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Comparative Economic Analysis of Irrigated and Rain-Fed Farming of Amaranth (Amaranthus cruentus L.) – Jute Mallow (Corchorus olitorus L.) Intercropping in Savanna, Nigeria

O. J. Fadeyi
O. O. Ayodeji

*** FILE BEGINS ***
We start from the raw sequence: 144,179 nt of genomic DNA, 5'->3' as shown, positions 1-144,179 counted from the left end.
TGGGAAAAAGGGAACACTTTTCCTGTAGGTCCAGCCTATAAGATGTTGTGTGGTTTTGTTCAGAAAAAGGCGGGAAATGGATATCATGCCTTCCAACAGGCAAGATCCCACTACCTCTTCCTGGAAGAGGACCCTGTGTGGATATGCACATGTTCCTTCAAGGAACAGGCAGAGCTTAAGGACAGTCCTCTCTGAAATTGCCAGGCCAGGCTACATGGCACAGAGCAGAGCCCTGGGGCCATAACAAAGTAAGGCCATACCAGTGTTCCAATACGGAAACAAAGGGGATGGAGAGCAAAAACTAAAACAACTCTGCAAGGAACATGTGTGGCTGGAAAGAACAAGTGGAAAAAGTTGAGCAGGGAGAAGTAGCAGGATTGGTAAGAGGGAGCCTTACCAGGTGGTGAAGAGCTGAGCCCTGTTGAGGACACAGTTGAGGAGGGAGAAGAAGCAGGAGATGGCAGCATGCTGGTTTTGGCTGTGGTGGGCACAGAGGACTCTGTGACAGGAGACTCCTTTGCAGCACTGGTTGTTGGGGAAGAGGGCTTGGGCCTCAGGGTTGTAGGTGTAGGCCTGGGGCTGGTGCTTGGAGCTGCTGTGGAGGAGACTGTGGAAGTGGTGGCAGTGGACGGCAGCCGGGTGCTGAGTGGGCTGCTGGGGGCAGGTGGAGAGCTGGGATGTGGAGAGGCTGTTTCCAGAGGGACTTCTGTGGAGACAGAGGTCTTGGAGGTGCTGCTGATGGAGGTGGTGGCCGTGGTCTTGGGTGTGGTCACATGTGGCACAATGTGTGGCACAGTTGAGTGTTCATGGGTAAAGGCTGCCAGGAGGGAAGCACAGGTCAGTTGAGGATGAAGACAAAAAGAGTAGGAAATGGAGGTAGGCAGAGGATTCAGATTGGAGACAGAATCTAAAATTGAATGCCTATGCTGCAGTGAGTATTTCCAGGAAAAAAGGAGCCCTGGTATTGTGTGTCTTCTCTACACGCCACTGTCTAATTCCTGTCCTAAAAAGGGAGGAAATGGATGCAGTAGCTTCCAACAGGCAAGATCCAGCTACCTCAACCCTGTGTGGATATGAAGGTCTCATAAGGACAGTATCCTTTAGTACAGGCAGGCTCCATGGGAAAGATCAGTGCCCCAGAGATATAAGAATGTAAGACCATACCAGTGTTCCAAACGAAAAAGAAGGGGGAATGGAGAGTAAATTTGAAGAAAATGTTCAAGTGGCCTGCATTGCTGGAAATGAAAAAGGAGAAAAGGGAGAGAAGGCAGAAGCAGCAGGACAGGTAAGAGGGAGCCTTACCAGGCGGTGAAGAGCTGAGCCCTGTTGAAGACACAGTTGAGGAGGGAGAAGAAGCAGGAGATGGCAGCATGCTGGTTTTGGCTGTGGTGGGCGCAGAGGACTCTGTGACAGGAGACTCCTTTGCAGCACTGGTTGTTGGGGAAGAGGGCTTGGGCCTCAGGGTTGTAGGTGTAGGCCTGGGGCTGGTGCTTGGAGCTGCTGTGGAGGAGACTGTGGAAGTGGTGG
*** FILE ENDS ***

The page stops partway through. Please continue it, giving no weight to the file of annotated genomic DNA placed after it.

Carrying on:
Irrigation has the potential to boost agricultural productivity and raise farm income and food production but in sub-Saharan Africa, agriculture is almost entirely rain-fed. Irrigation covers 4 to 6% of the total cultivated area. The profitability of three different cropping systems at contrasting growth conditions was analysed in this present study. Two Field experiments were conducted at the Research Experimental Station of the Institute of Food Security, Environmental Resources and Agricultural Research, Federal University of Agriculture, Abeokuta (070 15’N 030 25’E) under irrigation during the dry season of 2020 (November – December) and rain-fed during the early wet season (May – July) of 2021. Amaranth (Amaranthus cruentus L.) and jute mallow (Corchorus olitorus L.) were grown alone or in intercrops with each other.  Both irrigated and rain-fed intercrop production systems resulted in a greater land-equivalent ratio, LER (>1.00) than sole crops, but they are comparable to one another. The two intercrop production systems had land-equivalent coefficient, LEC values of 0.77 and 0.8, which were higher than the 0.25 expected. Irrigated intercrop production had the highest gross margin which was 50 and 52 % higher than both rain-fed intercrop and sole amaranth production respectively which were profitable. The intercrop vegetable production under irrigation had the highest benefit-cost ratio (1.55), the highest rate of return (0.55) and the least gross ratio (0.65). Irrigated intercrop production is the most profitable cropping system. It is therefore recommended that intercropping of amaranth-jute mallow under irrigated production system should be practised for increased profitability.